August and September means canning season in my kitchen. Both of my grandmothers were avid canners by necessity more than craft. When they canned it was a massive production with lots of relatives, tons of jars, boxes of produce, and a kitchen full of hot steam and busy women puttin' up for the winter. There were bragging rights for who put up the most tomatoes or peaches. And there were taste tests at the country fair for the chance to win the coveted blue ribbon for best raspberry preserves.
Times have changed and now most home canners put up goods in small batches. There is a focus toward specialty condiments and pretty packaging. There are fewer food cellars boasting shelves lined with canned beans. In the larder of today's home canning enthusiasts we find small jars holding exotic pickles, unusual condiments, and mixed jellies that my grandmothers would consider gourmet and superficial.
Still, the art and craft of preserving food plays an important part in my role as a nurturer.
Two of my specialties are garlic condiments: Pickled Garlic and Garlic Jelly. The pickled garlic compliments my famous Dilly Beans and is great for vegetable and pickle trays. Like the beans, it benefits from a good three to four month curing before enjoying. The garlic jelly is gastronomic delight with many uses. For soups and stews just a small amount lends a sweet garlic flavor to the mix. It works well in stir fry dishes and a little dab on a freshly grilled steak melts into the meat to enhance the flavor without a dominating garlic taste. I shared this recipe in my book Day 6: Beyond the 5 Day Pouch Test. And with permission from my publisher I share it with you here:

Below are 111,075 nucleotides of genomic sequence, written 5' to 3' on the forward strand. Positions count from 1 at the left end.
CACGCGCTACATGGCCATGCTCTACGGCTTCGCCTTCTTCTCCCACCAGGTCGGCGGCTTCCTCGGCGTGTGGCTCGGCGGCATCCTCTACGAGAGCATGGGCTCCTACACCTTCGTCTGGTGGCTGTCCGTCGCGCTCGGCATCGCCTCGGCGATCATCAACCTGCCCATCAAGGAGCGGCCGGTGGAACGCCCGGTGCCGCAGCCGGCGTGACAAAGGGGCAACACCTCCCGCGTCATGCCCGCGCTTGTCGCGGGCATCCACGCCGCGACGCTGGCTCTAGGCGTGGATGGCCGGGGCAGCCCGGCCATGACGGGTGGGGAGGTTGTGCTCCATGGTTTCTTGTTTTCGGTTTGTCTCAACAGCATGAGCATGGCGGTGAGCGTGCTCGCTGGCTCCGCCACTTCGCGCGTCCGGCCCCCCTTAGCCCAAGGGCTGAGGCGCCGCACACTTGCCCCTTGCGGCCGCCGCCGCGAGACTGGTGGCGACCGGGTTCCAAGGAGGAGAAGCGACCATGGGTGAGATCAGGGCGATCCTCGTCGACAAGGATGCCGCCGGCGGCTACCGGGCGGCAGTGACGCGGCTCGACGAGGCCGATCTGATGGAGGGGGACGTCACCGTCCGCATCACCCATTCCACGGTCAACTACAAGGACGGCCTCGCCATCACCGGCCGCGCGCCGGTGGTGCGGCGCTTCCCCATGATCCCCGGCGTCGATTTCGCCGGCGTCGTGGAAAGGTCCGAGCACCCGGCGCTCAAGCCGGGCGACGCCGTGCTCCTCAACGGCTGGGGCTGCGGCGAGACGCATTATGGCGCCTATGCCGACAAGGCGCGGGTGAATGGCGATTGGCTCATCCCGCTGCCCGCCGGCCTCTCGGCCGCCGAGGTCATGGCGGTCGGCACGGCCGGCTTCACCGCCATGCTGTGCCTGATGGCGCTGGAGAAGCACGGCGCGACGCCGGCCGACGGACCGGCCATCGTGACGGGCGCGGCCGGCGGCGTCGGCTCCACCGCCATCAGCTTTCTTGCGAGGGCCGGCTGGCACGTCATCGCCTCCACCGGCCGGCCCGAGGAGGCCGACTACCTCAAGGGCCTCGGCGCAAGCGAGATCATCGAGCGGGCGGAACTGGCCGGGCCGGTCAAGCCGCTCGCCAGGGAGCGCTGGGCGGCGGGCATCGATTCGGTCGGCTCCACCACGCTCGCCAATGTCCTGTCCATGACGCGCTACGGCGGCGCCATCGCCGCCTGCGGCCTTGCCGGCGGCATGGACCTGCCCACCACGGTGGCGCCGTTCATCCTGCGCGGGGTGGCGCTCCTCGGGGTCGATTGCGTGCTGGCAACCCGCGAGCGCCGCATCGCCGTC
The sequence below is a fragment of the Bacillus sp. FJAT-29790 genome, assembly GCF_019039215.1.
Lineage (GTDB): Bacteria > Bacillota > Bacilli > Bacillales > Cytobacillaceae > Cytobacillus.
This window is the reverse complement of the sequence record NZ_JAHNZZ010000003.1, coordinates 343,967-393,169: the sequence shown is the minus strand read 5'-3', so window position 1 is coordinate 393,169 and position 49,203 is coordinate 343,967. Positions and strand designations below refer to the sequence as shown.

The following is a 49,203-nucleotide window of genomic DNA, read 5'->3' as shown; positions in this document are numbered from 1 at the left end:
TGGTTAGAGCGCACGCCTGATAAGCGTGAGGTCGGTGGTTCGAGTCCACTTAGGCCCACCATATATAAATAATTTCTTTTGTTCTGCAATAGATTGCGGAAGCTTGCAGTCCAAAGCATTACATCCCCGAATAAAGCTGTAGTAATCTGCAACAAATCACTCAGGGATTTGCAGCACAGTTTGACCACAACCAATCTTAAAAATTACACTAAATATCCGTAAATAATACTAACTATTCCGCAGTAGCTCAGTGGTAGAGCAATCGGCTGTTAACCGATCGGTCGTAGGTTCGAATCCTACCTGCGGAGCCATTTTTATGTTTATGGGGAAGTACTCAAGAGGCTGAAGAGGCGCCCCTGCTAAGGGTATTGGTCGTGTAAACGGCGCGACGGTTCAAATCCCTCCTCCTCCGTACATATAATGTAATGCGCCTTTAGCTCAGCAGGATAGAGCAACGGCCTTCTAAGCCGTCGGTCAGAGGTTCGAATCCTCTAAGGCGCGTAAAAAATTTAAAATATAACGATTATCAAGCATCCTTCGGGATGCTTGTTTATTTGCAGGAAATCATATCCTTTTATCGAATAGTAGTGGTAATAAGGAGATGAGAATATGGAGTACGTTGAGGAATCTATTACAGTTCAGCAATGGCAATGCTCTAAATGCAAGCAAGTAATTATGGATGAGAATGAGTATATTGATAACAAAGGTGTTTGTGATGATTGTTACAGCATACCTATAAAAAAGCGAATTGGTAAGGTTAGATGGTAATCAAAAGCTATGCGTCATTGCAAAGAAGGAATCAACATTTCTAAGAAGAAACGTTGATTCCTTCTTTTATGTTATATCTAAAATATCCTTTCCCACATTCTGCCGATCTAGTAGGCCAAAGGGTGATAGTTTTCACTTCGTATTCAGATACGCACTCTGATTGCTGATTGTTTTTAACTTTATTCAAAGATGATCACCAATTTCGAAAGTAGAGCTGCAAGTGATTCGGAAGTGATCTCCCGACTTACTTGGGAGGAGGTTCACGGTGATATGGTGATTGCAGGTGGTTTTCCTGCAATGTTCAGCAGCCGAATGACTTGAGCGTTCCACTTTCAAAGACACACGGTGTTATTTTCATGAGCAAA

Garlic JellyThis may sound strange at first but when used in small amounts to moisten and season lean protein this jelly packs a powerful flavor punch. The slightly sweet garlicky condiment is good whisked into soups, gravies and sauces. One batch makes three half pints which store well refrigerated. Don't be afraid of the sugar in this recipe because it is enjoyed in such small quantities with protein that your blood sugar will not be adversely affected. In addition, enjoying a slightly sweet flavor with lean protein tends to increase the length of time we experience satiation.
3 cups white wine vinegar
1/2 cup garlic, peeled and chopped
6 cups sugar
2 cups water
6 ounces liquid pectin
In a 2 1/2 quart saucepan, simmer the vinegar and garlic for about 15 minutes. Remove the pan from the heat and cool slightly. Pour the liquid into a clean 1-quart glass jar. Cover the jar and let stand at room temperature for 24 - 48 hours. Strain the vinegar and garlic through a wire strainer into a 6-quart kettle. Discard garlic. Measure 2 cups of liquid. Add more uncooked white wine vinegar, if necessary, to equal two cups. Add the sugar and water to the vinegar, stirring to dissolve the sugar. Bring to a full rolling boil over high heat. Stir in the liquid pectin and return the mixture to a boil for exactly 1 minute, stirring constantly. Skim off any foam with a metal spoon.
Pour the jelly into hot, clean jars, leaving 1/4 inch of headspace. Cap and seal. Process in a boiling-water-bath canner for 10 minutes.